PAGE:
Whole life insurance has gotten a bad rap lately.
Probably because of a few financial gurus that specialize in helping people get out of debt.
Basically, they don’t like them.
The general argument used against whole life insurance is this: premiums are higher than term life insurance for less coverage.
Why would you buy a more expensive product that covers you for less when you can buy a cheaper one that covers you for more?
It doesn’t take an Ivy League economist to figure out buying for less and having more coverage is a better option.
Don’t get me wrong, I’m all for helping people get out of debt. I know the services of these financial gurus are needed today.
The problem with painting everyone with this broad brush is that it doesn’t take each individual situation into account.
If you’ve read a few of the Ask Cris articles, you’ve heard me say time and time again — insurance is right when it fits YOUR needs.
And not everyone’s needs are the same.
In fact, there are situations where whole life policies are actually more affordable in the long run than term life, but I’ll get into that in a moment.
Whole Life Basics
First, let’s look at the basics of whole life insurance.
Whole life is exactly that: it is life insurance you purchase with the intention that you’re going to keep it for your entire life.
You select the coverage amount, and the insurance company gives you a premium.
This premium stays the same for your entire life. It never changes. In its most basic form, whole life works like this: as you pay in premium over the years, you build up cash value in the policy.
The longer you keep it, the more cash value you accumulate.
But at the same time your cash value is increasing, the amount the insurance company will kick in continues to decrease in order to keep your death benefit at the number you originally choose.
It looks kind of like this for a 43-year-old woman in good health:
Yearly Premium: $3786 Cash Value Insurance Co Total Death Benefit
Year 10 $24,765 $225,235 $250,000
Year 20 $63,090 $180,910 $250,000
Year 40 $156,418 $93,582 $250,000
So as you can see, the death benefit remains the same and your cash value continues to increase as the years go by.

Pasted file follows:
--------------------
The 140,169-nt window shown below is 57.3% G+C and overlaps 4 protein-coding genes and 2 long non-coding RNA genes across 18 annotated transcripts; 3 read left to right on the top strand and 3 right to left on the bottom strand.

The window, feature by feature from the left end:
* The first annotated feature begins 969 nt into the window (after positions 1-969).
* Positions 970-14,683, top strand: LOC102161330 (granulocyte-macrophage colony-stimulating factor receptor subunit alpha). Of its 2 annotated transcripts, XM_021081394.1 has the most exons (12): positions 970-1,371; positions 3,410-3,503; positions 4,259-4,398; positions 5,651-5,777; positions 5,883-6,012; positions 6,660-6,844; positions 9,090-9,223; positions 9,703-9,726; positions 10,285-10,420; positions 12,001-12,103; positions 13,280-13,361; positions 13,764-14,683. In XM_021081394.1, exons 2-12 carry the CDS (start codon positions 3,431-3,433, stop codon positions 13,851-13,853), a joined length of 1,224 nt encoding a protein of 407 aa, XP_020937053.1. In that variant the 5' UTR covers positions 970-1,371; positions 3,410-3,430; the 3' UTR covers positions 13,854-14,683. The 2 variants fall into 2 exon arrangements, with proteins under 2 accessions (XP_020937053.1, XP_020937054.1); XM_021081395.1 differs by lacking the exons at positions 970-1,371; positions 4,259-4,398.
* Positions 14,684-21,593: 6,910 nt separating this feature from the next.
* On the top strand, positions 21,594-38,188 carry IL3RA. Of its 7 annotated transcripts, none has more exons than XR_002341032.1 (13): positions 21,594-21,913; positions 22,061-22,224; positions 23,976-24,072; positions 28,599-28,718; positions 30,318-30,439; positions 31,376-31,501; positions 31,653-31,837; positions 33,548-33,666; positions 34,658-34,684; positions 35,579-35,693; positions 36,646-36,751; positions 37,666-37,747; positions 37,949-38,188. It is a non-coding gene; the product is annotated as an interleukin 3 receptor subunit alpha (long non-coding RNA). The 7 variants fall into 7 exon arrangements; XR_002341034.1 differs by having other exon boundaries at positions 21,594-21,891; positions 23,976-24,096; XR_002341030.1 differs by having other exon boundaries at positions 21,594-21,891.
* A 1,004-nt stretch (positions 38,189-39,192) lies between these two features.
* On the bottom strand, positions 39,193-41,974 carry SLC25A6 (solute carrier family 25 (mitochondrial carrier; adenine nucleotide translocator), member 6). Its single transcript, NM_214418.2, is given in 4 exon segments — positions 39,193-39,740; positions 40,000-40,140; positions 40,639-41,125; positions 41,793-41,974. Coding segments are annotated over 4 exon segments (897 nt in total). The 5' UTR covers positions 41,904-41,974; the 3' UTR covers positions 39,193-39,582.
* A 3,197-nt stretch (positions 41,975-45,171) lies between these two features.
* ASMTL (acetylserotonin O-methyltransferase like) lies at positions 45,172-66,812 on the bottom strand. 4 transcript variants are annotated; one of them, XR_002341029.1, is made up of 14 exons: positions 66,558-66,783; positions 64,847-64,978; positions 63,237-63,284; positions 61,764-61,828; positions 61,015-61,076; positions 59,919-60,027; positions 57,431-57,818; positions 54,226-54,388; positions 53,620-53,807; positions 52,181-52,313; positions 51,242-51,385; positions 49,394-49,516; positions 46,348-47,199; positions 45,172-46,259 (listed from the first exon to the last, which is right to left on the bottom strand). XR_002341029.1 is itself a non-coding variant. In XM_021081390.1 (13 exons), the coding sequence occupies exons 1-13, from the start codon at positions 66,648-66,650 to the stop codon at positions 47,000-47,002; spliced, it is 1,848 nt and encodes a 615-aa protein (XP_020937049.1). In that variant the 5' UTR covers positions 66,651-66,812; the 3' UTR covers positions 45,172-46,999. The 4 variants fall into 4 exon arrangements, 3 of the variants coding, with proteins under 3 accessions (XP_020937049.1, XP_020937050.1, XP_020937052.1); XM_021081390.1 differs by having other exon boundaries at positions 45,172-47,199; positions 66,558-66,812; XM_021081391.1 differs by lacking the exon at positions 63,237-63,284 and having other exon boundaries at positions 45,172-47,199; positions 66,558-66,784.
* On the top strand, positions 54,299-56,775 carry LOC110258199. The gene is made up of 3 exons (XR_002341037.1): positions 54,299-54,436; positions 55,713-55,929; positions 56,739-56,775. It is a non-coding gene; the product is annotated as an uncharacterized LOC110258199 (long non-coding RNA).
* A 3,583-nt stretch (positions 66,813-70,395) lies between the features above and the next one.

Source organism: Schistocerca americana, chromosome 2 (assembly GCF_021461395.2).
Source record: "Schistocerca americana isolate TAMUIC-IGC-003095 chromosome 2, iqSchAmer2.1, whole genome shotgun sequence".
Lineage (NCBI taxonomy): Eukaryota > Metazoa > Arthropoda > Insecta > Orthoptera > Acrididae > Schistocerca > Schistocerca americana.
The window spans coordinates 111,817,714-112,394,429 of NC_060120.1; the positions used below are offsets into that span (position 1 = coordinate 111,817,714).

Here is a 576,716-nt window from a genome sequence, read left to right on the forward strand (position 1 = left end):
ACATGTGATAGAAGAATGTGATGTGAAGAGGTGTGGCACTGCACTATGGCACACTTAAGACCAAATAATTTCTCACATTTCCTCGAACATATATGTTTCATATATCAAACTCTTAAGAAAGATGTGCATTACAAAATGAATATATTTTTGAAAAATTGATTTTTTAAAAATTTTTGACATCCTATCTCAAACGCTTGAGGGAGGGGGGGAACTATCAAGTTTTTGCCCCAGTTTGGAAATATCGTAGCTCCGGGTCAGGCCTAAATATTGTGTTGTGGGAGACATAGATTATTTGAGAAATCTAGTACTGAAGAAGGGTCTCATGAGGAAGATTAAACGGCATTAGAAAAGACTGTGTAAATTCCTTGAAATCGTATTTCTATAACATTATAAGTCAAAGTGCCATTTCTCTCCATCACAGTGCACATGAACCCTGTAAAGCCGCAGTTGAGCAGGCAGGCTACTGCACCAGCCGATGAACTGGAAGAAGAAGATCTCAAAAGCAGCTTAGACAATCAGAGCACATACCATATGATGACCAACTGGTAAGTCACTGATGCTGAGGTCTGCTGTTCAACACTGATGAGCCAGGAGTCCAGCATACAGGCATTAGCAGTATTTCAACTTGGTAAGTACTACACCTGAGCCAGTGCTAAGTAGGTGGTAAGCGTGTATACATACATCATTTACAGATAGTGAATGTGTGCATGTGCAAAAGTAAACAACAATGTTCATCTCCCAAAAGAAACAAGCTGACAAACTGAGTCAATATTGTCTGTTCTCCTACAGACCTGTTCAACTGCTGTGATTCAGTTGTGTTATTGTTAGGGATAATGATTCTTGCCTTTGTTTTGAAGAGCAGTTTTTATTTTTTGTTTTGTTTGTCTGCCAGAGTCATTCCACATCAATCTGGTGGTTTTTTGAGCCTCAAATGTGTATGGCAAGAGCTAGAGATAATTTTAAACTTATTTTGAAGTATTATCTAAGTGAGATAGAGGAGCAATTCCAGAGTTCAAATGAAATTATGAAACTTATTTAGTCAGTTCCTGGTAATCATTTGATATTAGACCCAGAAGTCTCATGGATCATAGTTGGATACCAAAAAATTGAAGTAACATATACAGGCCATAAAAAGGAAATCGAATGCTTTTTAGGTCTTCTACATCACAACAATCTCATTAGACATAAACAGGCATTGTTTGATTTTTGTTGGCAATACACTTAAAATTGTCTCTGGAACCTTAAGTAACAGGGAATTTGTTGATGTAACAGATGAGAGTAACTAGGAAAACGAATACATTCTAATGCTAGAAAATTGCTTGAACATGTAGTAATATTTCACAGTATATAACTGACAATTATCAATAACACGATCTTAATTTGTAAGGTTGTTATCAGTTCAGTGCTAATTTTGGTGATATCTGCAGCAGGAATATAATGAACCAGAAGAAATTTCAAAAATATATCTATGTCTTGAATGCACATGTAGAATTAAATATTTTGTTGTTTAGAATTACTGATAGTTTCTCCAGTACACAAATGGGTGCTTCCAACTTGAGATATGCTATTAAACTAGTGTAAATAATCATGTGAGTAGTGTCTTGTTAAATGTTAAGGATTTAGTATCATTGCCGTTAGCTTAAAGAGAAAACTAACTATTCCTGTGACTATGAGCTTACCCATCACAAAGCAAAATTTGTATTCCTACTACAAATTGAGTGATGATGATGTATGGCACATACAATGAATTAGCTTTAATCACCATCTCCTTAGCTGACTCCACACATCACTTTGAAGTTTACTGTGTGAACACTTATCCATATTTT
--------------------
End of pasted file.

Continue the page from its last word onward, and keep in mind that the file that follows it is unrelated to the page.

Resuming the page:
The policy goes on until usually until 121 years of age at which point your cash value is equal to the death benefit, and the insurance company will send you a check for the full $250,000 even if you’re still alive.
I for one think they should throw in a bonus kicker for outliving the policy should you make it, but I don’t think that would happen.
Let’s talk about the drawbacks first.
It’s more expensive in the beginning.
If you’re only planning on keeping the life insurance in force for 10 to 20 years, then it’s probably not the right fit for you.
Secondly, the cash value in your life policy is subject to inflation risk.
This means if you bought a $500,000 whole life policy when you were 25, and then it paid out to your spouse when you passed away at 85, that $500,000 isn’t worth the same amount after 60 years of inflation.
What about benefits? Well, most people like them because the premium never changes.
It stays the same at 8 years of age or 88 years, provided you started the policy when you were 8 and never stopped paying.
With whole life policies, you also get to build cash value. This means you can cash out if you want or take a reduced paid up option.
As a result, the policy continues at a lower death benefit, but you don’t have to pay any more premiums. Another benefit is the payout is guaranteed as long as you die.
Less than 3% of term policies pay out. This means 97% of the terms expire and never pay a dime.
On the other hand, 100% of whole life policies in force pay out on the death of the insured, as long as there was no foul play or fraud that took place.
No other insurance product has this high of a percentage of payout.
Maybe the biggest benefit to whole life is the significant tax benefits.
It enables people to leave large inheritance gifts and legacy donations to their beneficiaries without the same tax penalties.
I’m not a tax attorney, so for more clarity on this, make sure you speak with an attorney for more on the specifics.